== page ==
Kamar Etyang's case calls for a lasting solution in Kenya's compliance to the challenging AIU code

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This is a big deal in Kenya. Justin Lagat thought that we should know about the situation in the 1,500m and the Athletics Integrity Unit rules. This shows, however well-meaning, this challenge needs to be remedied by AIU and Athletics Kenya.

Kemar etyang .jpgKamar Etyang, photo by Standard Media Kenya

Michael Kibet and Daniel Simiu finished first and second respectively in the men's 5000m race at the 2019 trials for the World Championships, but they got dropped from the national team for failure to meet the AIU rule that requires athletes in category "A" countries to undergo out of competition tests at least three times in a period of 10 months ahead of major championships.

That would have definitely been enough for the relevant authorities in the country to ensure that the same scenario was not going to ever happen again. That the young and upcoming athletes should never be disappointed again in trying to realize their dreams. But it wasn't.

Kamar Etyang finished second in the men's 1500m race at the pre-Olympic trials in May, then finished second again notably ahead of Timothy Cheruiyot at the real national Olympic trials last month rightfully earning a place in the national team to the Tokyo Olympic Games.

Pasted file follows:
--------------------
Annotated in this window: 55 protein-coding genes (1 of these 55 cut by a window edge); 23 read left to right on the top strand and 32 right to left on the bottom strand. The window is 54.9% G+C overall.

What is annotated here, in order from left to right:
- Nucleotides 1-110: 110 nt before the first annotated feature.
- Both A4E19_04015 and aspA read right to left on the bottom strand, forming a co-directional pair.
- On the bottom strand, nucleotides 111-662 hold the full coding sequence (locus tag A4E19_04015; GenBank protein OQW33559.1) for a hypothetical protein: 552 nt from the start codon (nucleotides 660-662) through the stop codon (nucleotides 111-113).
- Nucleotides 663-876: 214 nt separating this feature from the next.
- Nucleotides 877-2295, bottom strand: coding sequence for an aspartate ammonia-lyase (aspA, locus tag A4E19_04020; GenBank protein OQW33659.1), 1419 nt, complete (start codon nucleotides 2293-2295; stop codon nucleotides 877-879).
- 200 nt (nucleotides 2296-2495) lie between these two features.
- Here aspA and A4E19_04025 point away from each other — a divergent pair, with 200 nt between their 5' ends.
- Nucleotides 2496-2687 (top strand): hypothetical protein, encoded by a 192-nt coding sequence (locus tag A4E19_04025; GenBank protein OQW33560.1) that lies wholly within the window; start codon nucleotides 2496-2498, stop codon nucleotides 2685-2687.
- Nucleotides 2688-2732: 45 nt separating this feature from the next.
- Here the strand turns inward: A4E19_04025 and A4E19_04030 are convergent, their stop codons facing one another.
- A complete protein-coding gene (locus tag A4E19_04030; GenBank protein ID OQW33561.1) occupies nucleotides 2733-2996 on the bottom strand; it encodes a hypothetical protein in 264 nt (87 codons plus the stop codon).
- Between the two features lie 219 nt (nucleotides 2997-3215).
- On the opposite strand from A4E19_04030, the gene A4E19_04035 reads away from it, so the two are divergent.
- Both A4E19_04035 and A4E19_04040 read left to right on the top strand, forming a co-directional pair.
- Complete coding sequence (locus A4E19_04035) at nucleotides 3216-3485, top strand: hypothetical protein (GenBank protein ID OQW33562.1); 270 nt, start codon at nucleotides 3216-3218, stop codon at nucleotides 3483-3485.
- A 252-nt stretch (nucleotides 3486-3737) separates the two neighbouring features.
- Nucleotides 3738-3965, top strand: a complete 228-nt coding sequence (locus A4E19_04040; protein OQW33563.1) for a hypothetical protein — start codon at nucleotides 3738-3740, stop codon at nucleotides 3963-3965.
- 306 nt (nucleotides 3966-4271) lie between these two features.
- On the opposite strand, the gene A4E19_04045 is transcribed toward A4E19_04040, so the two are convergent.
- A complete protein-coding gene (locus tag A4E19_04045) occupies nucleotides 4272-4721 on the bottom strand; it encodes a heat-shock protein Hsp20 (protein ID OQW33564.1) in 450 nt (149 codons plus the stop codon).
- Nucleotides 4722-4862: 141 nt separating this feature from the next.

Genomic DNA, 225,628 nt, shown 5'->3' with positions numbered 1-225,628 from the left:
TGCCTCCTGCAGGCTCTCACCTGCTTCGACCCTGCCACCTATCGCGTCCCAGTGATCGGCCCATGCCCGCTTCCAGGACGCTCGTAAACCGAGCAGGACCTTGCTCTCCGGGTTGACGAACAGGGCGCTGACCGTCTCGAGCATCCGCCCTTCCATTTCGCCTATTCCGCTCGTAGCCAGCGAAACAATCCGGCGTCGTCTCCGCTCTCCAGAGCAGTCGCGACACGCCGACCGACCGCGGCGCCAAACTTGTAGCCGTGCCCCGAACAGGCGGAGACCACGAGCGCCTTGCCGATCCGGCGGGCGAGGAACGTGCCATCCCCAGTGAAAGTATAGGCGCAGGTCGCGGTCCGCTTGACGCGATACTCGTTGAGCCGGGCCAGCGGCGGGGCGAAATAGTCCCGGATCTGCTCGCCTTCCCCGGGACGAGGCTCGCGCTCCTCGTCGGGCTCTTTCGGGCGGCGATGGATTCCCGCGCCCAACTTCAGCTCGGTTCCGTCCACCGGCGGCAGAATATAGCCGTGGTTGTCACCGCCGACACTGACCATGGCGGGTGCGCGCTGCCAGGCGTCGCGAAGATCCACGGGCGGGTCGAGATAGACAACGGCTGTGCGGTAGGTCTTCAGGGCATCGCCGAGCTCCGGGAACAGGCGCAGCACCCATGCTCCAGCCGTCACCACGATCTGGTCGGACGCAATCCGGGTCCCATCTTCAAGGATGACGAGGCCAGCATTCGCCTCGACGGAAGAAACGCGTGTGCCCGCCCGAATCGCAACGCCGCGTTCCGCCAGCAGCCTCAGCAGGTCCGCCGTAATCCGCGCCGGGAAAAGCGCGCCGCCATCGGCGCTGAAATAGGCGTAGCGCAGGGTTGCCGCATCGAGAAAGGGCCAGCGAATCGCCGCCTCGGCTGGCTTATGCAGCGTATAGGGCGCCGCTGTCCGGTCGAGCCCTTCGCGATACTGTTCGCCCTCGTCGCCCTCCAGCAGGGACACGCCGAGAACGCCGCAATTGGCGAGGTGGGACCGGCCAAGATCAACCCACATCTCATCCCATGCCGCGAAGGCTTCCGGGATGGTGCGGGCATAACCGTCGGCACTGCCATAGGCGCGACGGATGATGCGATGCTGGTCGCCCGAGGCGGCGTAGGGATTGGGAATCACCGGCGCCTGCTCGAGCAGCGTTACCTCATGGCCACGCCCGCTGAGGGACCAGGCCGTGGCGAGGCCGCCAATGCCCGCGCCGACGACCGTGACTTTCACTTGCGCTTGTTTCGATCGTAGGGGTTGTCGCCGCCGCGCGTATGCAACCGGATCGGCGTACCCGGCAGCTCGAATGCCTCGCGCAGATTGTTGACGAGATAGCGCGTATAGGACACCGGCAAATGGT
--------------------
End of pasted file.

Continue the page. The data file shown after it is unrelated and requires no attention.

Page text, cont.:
However, it was soon to emerge that Etyang, not from a failure on his part, was about to be dropped from the team for having failed to have been tested three times in accordance to rule 15 of AIU requirements of countries in category "A".

This flooded the social media sites with a lot of accusations and counter-accusations as to who failed to do their job. Obviously, Etyang was not expected to test himself.

If no proper methods are put in place to ensure that athletes who have the potential to make the national teams to major championships are tested accordingly, then some athletes will feel discriminated against when others are tested and given the entitlement to represent the country while others, who may perform better than them at the trials, fail to make the national team simply because the anti-doping body in the country failed to test them.

There has always been a fair way to get athletes into the national teams without anyone crying foul. That is, by having the first two finishers in the trials automatically qualify and a third one to be considered by a panel of selectors.

Perhaps it is time the sports federations in Kenya also consider conducting "trials" to have a good number of athletes entered in a testing pool ten months to the national trials in a way that seems fair to all the athletes. The "trials" for the testing pool may be conducted for all the potential athletes who are not already on the AIU testing pool. This way, the athletes will not feel left out if they miss being tested since at least they will now have something to do about it and qualify for it.

Well, that could only be one of the practical ways to solve it. But, the main thing here is to find an amicable solution and seal loopholes that could result in an uneven playing field for all the athletes trying to make it to the national team.

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